Archive for the ‘India’ Category
Hailey is a rooster; up with the sun and when her wake-up call for “daddieee!” crowed before the clock read six I was in no mood to spring out of bed. Drowsily I crawled out from under the covers and tended to Hailey’s needs; a fresh diaper, milk, hair brushing and some cuddles. It had been another sleepless night for me and even though I apologized to Olivia numerous times before she finally fell asleep I couldn’t forgive myself for exploding at her, making sleep an elusive dream. I may not have slept at all, trouble-shooting all the routine and behavioral issues we experienced last week, kept my mind franticly diagnosing and problem solving. I needed a band-aid, a quick fix, duct-tape. But really I needed Kim and she was not coming home for another week.
At least Olivia got to sleep-in and when she woke up, a little before eight, she coyly poked out of her room and saw me preparing breakfast. She ran down the hall into the kitchen, jumped into my arms and gave me a huge hug. Forgiveness or forgetfulness? She immediately reminded me “daddy made a mistake” and asked “can I have my princess watch on?” Wow, are all three year olds so forgiving? I reinforced the fact that indeed daddy made a big mistake and apologized again as we retrieved the watch from her bedroom.
That Sunday morning Olivia, Hailey and I went to Sam’s Club for some essentials, pull-ups, wipes, toilet paper, milk etc… When we came out of the store it was pouring down rain. Did I have their rain jackets? No. Did they care? No. Did I care? Not really. They thought it was great fun, being pushed at warp-speed through the deluge in the extra-wide double-kid-seat shopping cart. Having parked a half-mile from the exit, we were completely drenched by the time I hurried them into the Forester. Strange how Olivia’s forgiving nature and the soaking rain seemed to cleanse the bad-dad-funk from the previous week, refreshing my parental spirit, inspiring me and from then on our lives without mommy became manageable.
Determined to get our schedules normalized; I planned on strictly adhering to the daily routine, I cleared the calendar of excess activities, no more late night parties, and I intended to get the girls to bed on time.
Monday was teacher training day at Olivia and Hailey’s preschool that meant no school. What a great start at attempting to stabilize their normal routine. Thankfully Bubie (my mom) agreed to take care of them. I dropped them off at her house and after a few hours she brought them home for a nap. I rushed through my workday without taking any breaks with the intention of greeting them right when they woke-up from nap. I was only an hour off. Still, in desperation to get their daily agenda perfected, we started dinner a half hour early and after clean-up, bath-time and story-time they ended up in bed right on schedule. That was it. No whining or crying. No bed-time child-induced parental tests. Just slumbering children. What took me ten days to figure that out?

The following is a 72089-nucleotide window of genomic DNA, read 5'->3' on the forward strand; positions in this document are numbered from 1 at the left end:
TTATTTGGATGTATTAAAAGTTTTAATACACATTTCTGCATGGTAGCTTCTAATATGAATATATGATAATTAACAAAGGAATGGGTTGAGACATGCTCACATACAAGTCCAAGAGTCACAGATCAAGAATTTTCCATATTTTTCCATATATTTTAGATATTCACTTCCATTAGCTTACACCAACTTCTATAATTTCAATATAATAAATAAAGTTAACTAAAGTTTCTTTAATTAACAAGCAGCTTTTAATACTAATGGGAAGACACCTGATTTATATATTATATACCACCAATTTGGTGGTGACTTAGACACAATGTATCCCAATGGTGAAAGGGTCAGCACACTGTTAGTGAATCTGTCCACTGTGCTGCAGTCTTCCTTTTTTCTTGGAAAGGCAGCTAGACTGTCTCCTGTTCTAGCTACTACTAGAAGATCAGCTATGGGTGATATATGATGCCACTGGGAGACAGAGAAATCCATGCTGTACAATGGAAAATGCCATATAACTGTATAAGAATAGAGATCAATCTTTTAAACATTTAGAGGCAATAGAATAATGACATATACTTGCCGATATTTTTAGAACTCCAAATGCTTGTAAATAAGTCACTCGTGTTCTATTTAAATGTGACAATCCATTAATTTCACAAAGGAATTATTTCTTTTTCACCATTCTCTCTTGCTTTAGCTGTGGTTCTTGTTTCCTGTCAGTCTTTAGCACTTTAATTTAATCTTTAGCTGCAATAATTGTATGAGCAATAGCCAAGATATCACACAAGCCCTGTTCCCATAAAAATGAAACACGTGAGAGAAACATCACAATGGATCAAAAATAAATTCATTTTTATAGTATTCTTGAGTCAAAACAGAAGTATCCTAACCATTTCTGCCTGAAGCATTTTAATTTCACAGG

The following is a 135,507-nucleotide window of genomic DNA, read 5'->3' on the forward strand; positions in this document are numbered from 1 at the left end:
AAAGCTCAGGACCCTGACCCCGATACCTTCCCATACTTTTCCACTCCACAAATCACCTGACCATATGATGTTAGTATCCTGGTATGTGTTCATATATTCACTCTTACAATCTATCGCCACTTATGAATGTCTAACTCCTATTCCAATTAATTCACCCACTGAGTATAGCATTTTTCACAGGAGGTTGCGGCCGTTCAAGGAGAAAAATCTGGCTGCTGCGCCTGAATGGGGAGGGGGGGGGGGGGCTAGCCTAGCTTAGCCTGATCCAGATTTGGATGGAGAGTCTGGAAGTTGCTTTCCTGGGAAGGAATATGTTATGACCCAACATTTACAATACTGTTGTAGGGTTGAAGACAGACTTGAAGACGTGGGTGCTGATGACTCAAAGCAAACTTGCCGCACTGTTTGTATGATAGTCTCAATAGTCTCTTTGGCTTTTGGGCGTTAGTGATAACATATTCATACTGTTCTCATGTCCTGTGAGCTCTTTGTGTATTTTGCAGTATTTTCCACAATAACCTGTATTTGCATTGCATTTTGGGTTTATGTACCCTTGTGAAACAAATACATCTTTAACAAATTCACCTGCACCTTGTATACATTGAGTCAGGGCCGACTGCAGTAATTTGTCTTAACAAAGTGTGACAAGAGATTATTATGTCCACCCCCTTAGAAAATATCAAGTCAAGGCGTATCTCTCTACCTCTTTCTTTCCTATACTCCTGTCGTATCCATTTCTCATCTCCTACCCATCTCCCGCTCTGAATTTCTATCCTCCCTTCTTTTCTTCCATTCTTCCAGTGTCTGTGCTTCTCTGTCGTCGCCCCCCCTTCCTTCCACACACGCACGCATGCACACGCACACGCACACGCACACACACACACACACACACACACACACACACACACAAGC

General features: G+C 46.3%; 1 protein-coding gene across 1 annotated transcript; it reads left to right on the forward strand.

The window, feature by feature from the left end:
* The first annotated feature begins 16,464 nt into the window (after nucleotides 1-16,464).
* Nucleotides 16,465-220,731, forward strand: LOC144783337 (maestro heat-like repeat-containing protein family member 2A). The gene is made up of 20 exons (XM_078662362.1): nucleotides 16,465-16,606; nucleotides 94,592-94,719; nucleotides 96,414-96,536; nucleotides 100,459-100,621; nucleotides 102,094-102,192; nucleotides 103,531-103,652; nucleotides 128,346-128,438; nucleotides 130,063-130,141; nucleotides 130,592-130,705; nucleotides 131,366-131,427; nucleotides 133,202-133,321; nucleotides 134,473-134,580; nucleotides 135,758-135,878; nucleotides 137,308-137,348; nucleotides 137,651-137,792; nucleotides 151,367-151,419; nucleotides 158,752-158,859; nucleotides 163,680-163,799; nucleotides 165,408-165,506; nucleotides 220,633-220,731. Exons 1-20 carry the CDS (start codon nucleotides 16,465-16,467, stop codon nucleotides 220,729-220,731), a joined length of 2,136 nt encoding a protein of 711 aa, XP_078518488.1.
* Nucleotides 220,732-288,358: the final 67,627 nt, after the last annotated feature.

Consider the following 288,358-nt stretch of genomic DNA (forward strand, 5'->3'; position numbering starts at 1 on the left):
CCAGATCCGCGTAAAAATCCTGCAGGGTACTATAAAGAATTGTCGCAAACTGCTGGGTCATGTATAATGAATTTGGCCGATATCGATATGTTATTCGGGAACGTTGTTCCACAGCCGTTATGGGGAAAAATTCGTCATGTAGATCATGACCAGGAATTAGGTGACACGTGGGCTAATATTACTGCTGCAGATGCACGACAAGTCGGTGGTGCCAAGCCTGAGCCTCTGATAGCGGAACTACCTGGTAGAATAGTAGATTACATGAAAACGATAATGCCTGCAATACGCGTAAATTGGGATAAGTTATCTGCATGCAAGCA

Tuesday, after returning a stack of books to the library, we went to ‘the beach.’ Dubbed by Hailey “the beach” was definitely a favorite summer activity for ‘daddy days’ and with Labor Day looming close, sadly it was our last visit of the year to the water-park-type pool. The newer design pool, built toddler friendly, even with several attentive life-guards was still a dangerous place to take Olivia and Hailey solo. Twice this summer I saved Hailey from drowning. The first rescue happened to be our initial ‘beach’ visit of the season. She climbed the in-pool-playground, with the intentions of utilizing her favorite apparatus, the tube slide, before I could circle around and get set to receive her at the bottom of the slide she uninhibitedly slid down without my consent. Had she exited the slide with her feet down she could have stood upright in the two foot depth water, instead she hit the water on her back, parallel to the surface and dropped under. I swiftly hurdle stepped through the knee-high water to pull her up. She may have been under a whole half a second but it was enough for my heart to skip a ton of beats and for the life-guard to shift from leisurely sitting to almost jumping in after her. She didn’t even cry. After an eternal hug and short lecture she scampered back up the apparatus and waited for the thumbs-up to slide down again.
The second time I saved her from drowning was a few weeks ago. We had just got to the ‘beach,’ maybe five minutes in and then everyone got kicked out. Something of bodily origin was floating in the pool, I immediately checked Olivia’s suit for dirt-marks but she was clean, so it wasn’t her doing. Anyway, we decided to try the indoor pool. Olivia and Hailey were using those small black tight-fit air-filed training inter-tubes. Hailey intentionally threw her head back, kicked her feet up, effectively capsizing backwards and flipping herself underwater. Her tush was on top of the surface and her head below. Unlike the first water-rescue, this time I was nonchalant anticipating her error and as she flipped herself underwater I seamlessly rotated her 360 degrees using her own momentum. The life-guard probably thought we were practicing a stunt, later to be filmed and sent in to the show Jack A$$. Surprisingly and fortunately our last occasion at the ‘beach’ was incident free.
Wednesday, Thursday and Friday we stuck to our routine. We woke-up around the usual time, got to school on time, I got to work almost on time, picked ‘em up, dinner, clean-up, bath, story and bed time all went unbelievably well. Olivia and Hailey really impressed me, I found myself congratulating their efforts ten-to-one over correcting any bad behavior. Even all the bathroom drama minimized. I was still having problems sleeping sans-spouse nonetheless I managed to pull it all together and make the best of our remaining few days without mommy.